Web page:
Mahabaleshwar this monsoon: Wet Wet Wet!

Mahabaleshwar has been wetter than Mawsynram, the wettest place on Earth, this monsoon.

The hill station in Maharashtra received 7,175.4 mm rain as against Mawsynram's 6,218.4mm from June 1 to September 4, data with the India Meteorological Department (IMD) shows. Cherrapunji received around 6,082.7 mm rainfall in the same period.

Tourists to Mahabaleshwar said they have witnessed blinding rain. The hill station outperformed Cherrapunji, the second wettest place in the world, last year.

Mahabaleshwar received 194 mm rainfall in the 24-hour period from September 4 to 5, bringing its tally to 7,369.4 mm. The same 24-hour period count for Mawsynram was not available. Mahabaleshwar received extra rainfall of over 2,000 mm this monsoon.

Mahabaleshwar’s rain count trumps that in wettest spot in the world

Mawsynram, in the East Khasi hills of Meghalaya, has only seen double digit or lesser rainfall in the last few days. Though its normal June-August rainfall is over 8,233.5 mm, it received 6,167 mm during this period this monsoon, much below its normal.

Pulak Guhathakurta, head of the climate application and user interface, Climate Research and Services, IMD Pune, said that during this monsoon, especially since June-end, all of Konkan and most of Madhya Maharashtra received much higher rainfall than normal.

“Mahabaleshwar is the only station in Madhya Maharashtra that normally receives very high rain during the monsoon because of its orography. It has a unique geographical location in the rain-battered region of the Western Ghats,” he said.

The ghats receive heavy rainfall during monsoon. “Though this happens every year, this time the westerly winds from the Arabian Sea were strong. The moisture content in the winds was also huge due to several weather conditions, including the monsoon lows, unique position of the upper air cyclonic circulation and the offshore trough. Hence, there was heavy rain in the windward side of the Western Ghats and the ghat regions,” Guhathakurta said.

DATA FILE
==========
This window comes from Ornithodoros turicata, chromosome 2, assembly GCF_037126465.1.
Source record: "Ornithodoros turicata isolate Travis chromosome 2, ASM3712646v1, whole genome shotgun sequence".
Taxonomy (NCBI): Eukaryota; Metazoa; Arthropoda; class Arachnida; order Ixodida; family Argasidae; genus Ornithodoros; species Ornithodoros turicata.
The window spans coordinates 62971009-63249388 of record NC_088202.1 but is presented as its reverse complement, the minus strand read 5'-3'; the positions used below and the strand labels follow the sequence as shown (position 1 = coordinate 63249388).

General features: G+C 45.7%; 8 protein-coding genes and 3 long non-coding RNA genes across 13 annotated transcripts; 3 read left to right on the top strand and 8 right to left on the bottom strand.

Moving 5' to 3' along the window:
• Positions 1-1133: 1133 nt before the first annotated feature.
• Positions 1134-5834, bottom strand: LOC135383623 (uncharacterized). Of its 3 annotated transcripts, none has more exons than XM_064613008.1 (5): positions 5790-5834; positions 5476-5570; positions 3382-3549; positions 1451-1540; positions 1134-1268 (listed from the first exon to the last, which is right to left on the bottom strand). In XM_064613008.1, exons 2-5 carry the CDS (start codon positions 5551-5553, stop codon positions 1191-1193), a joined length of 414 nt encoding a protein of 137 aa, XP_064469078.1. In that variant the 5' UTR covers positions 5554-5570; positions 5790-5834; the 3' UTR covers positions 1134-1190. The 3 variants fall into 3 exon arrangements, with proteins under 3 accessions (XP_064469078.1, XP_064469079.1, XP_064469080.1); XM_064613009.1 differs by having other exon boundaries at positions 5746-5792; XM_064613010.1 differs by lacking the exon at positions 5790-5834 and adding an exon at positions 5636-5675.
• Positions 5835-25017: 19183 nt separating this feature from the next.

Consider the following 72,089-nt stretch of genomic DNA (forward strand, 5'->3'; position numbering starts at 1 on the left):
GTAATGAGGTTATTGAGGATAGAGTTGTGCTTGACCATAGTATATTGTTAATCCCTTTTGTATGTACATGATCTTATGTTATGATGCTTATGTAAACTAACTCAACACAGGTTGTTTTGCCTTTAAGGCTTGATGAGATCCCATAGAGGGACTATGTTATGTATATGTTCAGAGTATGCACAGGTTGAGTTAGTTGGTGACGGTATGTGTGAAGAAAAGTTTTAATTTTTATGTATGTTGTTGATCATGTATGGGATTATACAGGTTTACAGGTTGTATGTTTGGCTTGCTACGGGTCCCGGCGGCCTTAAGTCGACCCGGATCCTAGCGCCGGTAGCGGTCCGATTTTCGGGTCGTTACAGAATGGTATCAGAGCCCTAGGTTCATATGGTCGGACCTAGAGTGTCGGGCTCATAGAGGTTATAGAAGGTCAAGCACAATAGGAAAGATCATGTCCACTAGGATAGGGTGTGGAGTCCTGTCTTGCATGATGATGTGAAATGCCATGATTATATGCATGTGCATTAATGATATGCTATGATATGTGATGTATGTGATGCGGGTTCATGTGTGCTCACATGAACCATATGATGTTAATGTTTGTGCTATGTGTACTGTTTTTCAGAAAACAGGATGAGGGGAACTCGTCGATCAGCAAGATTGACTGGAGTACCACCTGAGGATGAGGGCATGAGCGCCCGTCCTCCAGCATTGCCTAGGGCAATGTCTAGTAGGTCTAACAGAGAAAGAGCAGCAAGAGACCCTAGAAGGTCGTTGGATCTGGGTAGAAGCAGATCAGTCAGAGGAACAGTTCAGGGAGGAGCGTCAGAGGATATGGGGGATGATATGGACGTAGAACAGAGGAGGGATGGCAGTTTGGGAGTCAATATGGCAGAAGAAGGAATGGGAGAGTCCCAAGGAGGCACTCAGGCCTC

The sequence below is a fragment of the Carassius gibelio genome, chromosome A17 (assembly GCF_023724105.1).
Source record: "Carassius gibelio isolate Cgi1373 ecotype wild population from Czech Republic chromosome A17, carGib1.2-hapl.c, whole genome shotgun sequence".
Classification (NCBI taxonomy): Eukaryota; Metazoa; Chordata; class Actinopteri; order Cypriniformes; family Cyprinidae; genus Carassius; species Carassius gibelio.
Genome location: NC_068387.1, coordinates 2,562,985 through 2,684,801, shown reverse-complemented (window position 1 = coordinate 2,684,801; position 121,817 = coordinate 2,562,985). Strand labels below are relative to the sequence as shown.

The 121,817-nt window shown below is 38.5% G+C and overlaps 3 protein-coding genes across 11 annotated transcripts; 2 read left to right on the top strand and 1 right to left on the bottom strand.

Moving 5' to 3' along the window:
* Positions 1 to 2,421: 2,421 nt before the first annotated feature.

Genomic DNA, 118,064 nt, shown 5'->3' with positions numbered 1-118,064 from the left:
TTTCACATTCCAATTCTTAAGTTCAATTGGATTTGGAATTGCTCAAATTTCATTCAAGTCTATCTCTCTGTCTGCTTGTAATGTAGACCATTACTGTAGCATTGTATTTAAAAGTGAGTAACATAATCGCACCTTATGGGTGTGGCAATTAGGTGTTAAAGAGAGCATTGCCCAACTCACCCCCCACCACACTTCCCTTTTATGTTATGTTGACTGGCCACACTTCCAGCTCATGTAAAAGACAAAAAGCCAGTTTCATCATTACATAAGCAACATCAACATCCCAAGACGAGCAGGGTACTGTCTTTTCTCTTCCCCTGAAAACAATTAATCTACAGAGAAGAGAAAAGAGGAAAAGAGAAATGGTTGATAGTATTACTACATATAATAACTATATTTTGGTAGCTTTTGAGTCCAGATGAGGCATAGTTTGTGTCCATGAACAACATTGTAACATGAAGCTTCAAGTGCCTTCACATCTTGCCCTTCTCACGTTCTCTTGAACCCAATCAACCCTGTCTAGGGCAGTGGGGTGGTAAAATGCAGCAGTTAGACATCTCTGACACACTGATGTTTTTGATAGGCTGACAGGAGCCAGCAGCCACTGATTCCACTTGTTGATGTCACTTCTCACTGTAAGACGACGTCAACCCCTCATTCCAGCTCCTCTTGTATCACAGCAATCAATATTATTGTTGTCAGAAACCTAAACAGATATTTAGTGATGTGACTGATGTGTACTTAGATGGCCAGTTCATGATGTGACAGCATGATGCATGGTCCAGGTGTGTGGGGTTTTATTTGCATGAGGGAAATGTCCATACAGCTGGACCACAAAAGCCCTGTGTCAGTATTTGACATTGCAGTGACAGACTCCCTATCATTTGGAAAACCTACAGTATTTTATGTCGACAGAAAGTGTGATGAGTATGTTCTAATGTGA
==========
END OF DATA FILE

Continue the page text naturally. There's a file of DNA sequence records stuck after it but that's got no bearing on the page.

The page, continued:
Torrential rains in Mawsynram and Cherrapunji are common. Both are located in a funnel-shaped region formed by the Khasi, Garo and Jaintia hills.

The two locations, 81 km apart, receive rain from the Bay of Bengal branch. The clouds travel over the plains of Bangladesh for hundreds of kilometres and collide with the Khasi hills.

“The hills have numerous deep valleys and channels. Strong winds push these clouds through the deep valleys and lift them up. The upward motion helps water vapour condense, increasing the moisture content in the winds. When these winds saturated with moisture collide with the Khasi hills, extremely heavy rain occurs over the windward side, where Mawsynram and Cherrapunji are located,” Guhathakurta said.

Patharpunj in Patan taluka in Satara has also recorded 7,000 mm rainfall during this monsoon, J R Kulkarni, chairman of the India Meteorological Society, Pune Chapter said.

“Such extreme events can be partly attributed to climate change and global warming. Because of the increase in temperature, the moisture holding capacity of the atmosphere increases. If there is a one-degree increase in temperature, the moisture holding capacity of the atmosphere increases much more. Hence, regions already prone to high rainfall get much higher amounts,” he added.

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